I simply call it Brown Butter Corn. How easy is that? You take some good butter and heat it in your pan until it’s toasty and brown, add in frozen corn and cook it until it’s tender and delicious, maybe tossing in a handful of fresh basil, or rosemary, or thyme and a seasoning of sea salt and fresh ground pepper. Pile it on your plate next to your main course and you’ve elevated your meal slightly from the humdrum to the hubba-hubba. (wow, did I just say that?)
Only this time, with a container of my current whole grain love all cooked and ready in the fridge, this side wasn’t just about the nutty and toasty, it was far better. Copious amounts of fresh basil really sent the flavor sky-ward. And with a perfectly cooked piece of Mahi-Mahi as an accompaniment, alongside an effusive smiling husband (and a kid-free evening), it quickly became one of those meals that sends shivers through you, making you slow down, smile more, sigh often and think “When can we have this again??”
Brown Butter Corn with Bulgur
4 T. good quality butter
1 pkg frozen corn, shaken in a wire sieve to remove any ice or frost- NOT rinsed!
1-2 cups cooked bulgur
Fresh herb of choice- basil, rosemary and thyme all work well
Salt and fresh ground pepper
Heat butter gently in a large skillet over medium heat. When it’s darkened and smelling toasty, add corn (it will sizzle!!!) and quickly stir to combine. Allow to cook for about 10 minutes, stirring often. Add in bulgur and fresh herb, stir to combine and heat through. Season with salt and pepper.
The simplicity of this dish is ridiculous. Even without the bulgur it’s delicious, and the variation of vegetables that you could use is astounding. I think of fresh summer squash, a julienne of root vegetables, diced eggplant or even a mix of greens. Sub in another grain for the bulgur- like farro, another of my current loves- or add in wild rice, red rice or a mix. I’ve loved corn and rice mixed together since I was a little girl, but there is something about the browning of the butter that makes it so much more elegant. Watch out though! The butter slips easily from ‘browned’ to ‘burned’ and once that happens, you need to throw it out and start over. ‘Burned’ butter corn, I’m thinking, isn’t all that appetizing. Heat it gently and stay close by. And by all means, DO NOT rinse the corn! The butter is scalding hot when you add the vegetable, and if there is water on it, the likelihood of bad splattering is quite high.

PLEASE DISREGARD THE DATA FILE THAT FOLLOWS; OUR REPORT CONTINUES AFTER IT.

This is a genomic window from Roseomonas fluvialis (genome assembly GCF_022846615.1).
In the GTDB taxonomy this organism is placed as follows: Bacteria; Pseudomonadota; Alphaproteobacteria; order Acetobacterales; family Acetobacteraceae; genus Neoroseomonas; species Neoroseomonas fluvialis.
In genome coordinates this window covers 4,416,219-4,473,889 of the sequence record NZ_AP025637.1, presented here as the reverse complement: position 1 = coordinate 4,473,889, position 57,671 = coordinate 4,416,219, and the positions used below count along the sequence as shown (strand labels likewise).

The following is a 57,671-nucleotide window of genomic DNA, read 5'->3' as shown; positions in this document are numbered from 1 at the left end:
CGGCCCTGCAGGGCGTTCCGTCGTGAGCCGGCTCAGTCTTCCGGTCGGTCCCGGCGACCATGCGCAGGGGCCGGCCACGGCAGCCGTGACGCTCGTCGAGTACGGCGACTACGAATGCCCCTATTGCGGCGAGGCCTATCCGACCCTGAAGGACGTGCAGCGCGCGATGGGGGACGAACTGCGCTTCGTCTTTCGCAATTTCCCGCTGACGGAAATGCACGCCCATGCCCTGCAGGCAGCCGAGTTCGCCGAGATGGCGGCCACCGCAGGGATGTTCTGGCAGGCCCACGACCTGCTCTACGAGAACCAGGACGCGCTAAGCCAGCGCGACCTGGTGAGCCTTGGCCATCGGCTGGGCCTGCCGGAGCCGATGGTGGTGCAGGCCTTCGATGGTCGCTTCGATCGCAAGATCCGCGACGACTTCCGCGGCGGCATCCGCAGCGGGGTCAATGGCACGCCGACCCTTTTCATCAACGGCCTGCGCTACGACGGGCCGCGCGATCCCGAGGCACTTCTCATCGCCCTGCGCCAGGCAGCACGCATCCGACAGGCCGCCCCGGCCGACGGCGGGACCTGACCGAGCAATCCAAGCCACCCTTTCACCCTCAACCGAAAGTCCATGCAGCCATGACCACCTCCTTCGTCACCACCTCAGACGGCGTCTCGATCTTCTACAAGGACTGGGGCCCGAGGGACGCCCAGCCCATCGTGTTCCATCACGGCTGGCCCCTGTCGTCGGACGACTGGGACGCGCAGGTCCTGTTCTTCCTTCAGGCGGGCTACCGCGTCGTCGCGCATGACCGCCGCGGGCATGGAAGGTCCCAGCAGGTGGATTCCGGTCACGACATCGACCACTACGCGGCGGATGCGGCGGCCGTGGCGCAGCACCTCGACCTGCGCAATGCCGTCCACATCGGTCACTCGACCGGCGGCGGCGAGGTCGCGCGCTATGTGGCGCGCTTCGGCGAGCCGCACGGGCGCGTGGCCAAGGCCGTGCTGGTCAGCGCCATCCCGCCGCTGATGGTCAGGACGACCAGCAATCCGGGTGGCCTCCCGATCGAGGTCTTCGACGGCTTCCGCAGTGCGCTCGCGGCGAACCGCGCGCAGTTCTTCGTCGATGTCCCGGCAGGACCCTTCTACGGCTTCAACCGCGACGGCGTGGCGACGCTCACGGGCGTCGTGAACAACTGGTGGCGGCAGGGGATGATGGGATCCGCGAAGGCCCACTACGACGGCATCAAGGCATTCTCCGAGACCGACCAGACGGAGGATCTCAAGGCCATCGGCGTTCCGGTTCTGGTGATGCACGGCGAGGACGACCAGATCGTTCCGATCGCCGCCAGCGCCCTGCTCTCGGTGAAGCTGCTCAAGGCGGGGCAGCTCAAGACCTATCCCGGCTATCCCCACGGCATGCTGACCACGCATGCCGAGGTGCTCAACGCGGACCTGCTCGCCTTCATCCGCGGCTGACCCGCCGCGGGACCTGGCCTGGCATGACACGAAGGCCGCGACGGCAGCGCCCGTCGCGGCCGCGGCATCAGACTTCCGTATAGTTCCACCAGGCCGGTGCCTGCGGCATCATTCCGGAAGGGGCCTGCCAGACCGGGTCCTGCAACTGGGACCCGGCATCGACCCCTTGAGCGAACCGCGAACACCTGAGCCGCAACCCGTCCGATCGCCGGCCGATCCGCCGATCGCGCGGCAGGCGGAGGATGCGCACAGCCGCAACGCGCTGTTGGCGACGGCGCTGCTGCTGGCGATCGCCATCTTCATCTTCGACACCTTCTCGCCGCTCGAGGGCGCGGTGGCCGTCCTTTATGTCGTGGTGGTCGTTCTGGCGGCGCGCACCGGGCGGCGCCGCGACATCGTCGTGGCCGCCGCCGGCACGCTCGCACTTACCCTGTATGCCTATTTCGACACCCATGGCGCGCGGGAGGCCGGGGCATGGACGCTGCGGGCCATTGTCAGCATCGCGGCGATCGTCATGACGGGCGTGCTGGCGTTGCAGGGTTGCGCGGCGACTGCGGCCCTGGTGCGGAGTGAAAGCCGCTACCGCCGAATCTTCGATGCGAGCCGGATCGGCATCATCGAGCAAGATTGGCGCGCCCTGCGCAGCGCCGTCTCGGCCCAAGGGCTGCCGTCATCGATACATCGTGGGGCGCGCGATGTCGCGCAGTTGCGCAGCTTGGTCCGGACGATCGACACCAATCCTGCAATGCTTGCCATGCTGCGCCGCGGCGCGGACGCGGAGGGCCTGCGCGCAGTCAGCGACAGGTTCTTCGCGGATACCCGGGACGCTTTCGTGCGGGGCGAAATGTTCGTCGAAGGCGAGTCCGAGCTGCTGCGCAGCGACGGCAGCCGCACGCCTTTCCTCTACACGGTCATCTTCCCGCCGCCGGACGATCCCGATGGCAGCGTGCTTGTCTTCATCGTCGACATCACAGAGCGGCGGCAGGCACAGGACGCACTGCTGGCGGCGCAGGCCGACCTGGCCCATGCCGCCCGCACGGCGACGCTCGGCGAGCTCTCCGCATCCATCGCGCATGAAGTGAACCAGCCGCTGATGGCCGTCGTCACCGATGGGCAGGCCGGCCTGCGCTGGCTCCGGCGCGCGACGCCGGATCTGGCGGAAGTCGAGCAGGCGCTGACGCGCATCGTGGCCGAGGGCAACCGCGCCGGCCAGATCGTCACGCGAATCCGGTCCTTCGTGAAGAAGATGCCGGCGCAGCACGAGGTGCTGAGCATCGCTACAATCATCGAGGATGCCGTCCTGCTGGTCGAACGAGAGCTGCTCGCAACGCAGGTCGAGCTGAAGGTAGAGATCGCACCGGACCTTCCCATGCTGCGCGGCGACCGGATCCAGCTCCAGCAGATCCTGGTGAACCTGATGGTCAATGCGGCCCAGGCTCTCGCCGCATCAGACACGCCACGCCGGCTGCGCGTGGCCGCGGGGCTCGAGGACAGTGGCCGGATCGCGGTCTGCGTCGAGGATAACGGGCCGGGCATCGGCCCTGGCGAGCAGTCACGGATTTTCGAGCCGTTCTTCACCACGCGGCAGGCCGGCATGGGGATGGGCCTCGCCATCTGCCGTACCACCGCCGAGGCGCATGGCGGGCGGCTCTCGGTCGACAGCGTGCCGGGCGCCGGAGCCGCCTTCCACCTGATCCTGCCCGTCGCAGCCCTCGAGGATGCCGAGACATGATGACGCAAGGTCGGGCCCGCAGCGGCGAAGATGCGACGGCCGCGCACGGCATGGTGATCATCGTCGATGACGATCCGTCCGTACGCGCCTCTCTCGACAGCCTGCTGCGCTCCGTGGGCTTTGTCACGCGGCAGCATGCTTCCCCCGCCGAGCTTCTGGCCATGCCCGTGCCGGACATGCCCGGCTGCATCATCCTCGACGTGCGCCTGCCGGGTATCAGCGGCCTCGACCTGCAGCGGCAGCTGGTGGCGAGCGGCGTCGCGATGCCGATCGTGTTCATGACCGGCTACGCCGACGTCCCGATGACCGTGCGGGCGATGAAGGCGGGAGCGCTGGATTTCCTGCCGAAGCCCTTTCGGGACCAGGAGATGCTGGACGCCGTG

Black Bean and Corn Relish by Kate
1 15-oz can black beans, drained and rinsed well
2 c. frozen corn, thawed (or use the kernels from 2-3 fresh ears to make enough)
1 avocado, diced
1/2 pint grape tomatoes, diced
1-2 t. fresh grated lime zest
Juice of half a lime
1 T. cumin
Salt and Pepper to taste.
Mix all ingredients together in a non-reactive bowl. Chill before serving. Also tastes great on tortilla chips.
African Millet Salad with Corn and Peppers
from The New Whole Grains Cookbook by Robin Asbell
3 T. olive oil
1 medium onion, julienned
2 T. chopped garlic
2 T. minced ginger
1 T. paprika
1 t. black pepper
1/8 t. ground allspice
1/8 t. cayenne pepper, or to taste
1 c. millet
1 t. salt
1/4 c. lemon juice
1 T. brown sugar
1 8-oz can extra crunchy corn
1 small green bell pepper, chopped
1 roma tomato, chopped
1/4 c. parsley, chopped
1/4 c. roasted peanuts, chopped
**Despite following the cooking instructions faithfully, the grain, I felt, came out to be a little chewier than I expected and being unfamiliar with it, I contacted the cookbook author to ask her opinion on the texture. Her response was that millet can often be confounding in that way, and the amount of water listed in the recipe can sometimes be less than needed and other times it’s just enough. She feels this is simply one aspect of the grain’s natural humidity level, and can be adjusted during the final cooking stages. Once the grain has absorbed all the water, she suggested to quickly stir and remove a few pieces to test for tenderness, and if it is still firm and chewy to add in a little more water- 1/4 to 1/2 cup- quickly bring the temperature back to boiling, then reduce and simmer again for another 10 minutes.